If you’re in the nevertrump camp, the results in Georgia, Vermont and Virginia don’t look that terrible.
Yes, the mogul is far ahead in Georgia. But according to the CBS exit poll, Cruz and Rubio combined have about as much support: 40 to 40 percent.
In Vermont and Virginia, the second- and third-place finishers combined far outnumber Trump. Kasich and Rubio have exactly 50 percent support between them in the former against 32 percent for Trump. In the latter, Cruz and Rubio share 47 percent support against 34 percent for Trump.
The next round of polls close in Alabama, Massachusetts, Oklahoma and Tennessee at 8.
Alabama could be one of Sanders’ weakest states. More Democrats there self-identify as “conservative” than “very liberal” and many are black. Both should benefit Clinton, who has polled at nearly 70 percent in the state. That could give her something like 35 delegates against eighteen for Sanders, FiveThirtyEight estimates.
The Republicans are vying for fifty delegates in Alabama. Trump has polled at around 40 percent support. But Cruz could do unexpectedly well in the delegate count if his support is spread out across rural areas. Rubio would then be squeezed between the two.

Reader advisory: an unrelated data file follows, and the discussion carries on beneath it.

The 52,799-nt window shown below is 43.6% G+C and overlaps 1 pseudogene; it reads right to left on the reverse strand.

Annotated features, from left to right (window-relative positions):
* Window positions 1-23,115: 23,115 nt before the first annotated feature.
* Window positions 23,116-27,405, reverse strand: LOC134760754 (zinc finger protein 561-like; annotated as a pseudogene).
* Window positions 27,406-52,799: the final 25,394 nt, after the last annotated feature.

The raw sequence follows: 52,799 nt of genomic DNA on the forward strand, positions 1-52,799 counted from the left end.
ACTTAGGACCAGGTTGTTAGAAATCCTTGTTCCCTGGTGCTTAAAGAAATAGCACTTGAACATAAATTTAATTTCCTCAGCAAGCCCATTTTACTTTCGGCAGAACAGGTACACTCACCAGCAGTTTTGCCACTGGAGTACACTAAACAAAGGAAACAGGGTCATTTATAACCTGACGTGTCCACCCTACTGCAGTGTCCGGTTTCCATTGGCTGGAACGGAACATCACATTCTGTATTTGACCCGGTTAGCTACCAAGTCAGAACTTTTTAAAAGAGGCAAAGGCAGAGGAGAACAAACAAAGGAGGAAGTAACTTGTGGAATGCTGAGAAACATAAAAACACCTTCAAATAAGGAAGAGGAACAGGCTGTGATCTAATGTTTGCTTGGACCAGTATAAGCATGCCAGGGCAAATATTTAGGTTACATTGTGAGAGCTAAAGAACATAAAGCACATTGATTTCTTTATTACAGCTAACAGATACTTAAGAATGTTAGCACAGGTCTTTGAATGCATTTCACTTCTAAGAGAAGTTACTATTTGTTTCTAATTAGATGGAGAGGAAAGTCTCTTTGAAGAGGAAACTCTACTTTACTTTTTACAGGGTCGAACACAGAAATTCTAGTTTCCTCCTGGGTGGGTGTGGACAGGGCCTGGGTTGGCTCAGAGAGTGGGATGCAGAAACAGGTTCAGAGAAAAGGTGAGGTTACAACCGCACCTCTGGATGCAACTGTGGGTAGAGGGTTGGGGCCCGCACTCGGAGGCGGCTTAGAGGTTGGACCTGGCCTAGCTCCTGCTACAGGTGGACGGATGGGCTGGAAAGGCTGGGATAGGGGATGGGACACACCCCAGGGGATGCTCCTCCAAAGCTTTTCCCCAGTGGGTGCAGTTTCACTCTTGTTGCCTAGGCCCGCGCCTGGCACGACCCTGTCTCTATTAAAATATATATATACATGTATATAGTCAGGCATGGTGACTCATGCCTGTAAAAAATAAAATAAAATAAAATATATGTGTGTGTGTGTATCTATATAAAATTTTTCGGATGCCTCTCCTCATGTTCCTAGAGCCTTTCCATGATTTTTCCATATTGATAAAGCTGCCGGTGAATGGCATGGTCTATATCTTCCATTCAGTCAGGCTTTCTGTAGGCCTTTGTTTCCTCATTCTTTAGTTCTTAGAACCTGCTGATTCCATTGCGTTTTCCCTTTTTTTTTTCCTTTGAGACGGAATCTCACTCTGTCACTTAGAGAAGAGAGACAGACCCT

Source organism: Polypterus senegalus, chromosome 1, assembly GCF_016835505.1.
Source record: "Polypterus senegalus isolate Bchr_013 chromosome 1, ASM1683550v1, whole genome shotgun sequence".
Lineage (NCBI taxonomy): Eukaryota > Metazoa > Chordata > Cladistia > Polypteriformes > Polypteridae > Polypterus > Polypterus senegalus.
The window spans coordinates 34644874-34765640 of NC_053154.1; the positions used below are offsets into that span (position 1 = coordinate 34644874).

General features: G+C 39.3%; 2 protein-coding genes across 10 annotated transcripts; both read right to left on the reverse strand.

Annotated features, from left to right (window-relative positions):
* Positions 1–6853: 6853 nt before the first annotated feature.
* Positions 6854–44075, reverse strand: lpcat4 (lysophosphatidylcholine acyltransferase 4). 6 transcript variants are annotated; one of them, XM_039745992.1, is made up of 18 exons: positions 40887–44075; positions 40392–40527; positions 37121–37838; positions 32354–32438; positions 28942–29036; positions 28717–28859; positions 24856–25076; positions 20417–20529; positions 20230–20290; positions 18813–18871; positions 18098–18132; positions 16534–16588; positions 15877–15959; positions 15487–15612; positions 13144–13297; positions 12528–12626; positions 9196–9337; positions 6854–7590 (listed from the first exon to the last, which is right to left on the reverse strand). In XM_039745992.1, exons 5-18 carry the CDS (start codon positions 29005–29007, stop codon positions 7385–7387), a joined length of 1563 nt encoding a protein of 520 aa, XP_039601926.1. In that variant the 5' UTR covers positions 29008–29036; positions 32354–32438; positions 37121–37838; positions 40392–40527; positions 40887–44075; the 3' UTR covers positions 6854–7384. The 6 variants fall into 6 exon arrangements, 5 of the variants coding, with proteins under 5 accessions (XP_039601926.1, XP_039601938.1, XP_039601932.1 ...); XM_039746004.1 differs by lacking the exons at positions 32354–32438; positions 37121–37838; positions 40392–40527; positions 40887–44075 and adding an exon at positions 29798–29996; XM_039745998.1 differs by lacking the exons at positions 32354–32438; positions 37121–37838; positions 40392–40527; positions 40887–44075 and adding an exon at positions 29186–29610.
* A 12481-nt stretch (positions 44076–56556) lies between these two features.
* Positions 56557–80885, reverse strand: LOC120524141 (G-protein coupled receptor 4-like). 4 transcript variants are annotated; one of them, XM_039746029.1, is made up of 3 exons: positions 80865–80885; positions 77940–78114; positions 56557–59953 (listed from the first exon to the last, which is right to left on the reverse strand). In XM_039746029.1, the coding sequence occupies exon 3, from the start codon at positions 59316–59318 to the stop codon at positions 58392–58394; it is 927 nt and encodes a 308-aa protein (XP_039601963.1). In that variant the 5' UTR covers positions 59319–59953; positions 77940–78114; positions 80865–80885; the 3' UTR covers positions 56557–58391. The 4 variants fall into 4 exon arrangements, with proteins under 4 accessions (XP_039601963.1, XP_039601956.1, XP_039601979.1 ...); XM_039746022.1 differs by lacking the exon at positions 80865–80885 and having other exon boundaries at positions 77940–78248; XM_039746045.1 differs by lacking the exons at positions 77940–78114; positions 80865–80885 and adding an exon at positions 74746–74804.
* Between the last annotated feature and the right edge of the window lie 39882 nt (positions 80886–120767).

The Floridian could lose another three-way contest in Massachusetts where Trump is appealing to his type of voters and Kasich — as seems to be the case in next-door Vermont tonight — could be the first choice of many moderates and liberals who collectively make up nearly half the Republican electorate in the state. All its 42 delegates are awarded proportionally based on the statewide result, though, so this won’t be a total loss for anyone.
If Sanders doesn’t win the Democratic primary in Massachusetts, Steve is going to be disappointed tonight. The senator has polled close to neck-and-neck with Clinton in the state, which is 85 percent white and more liberal than most. If Sanders can’t win here, then where?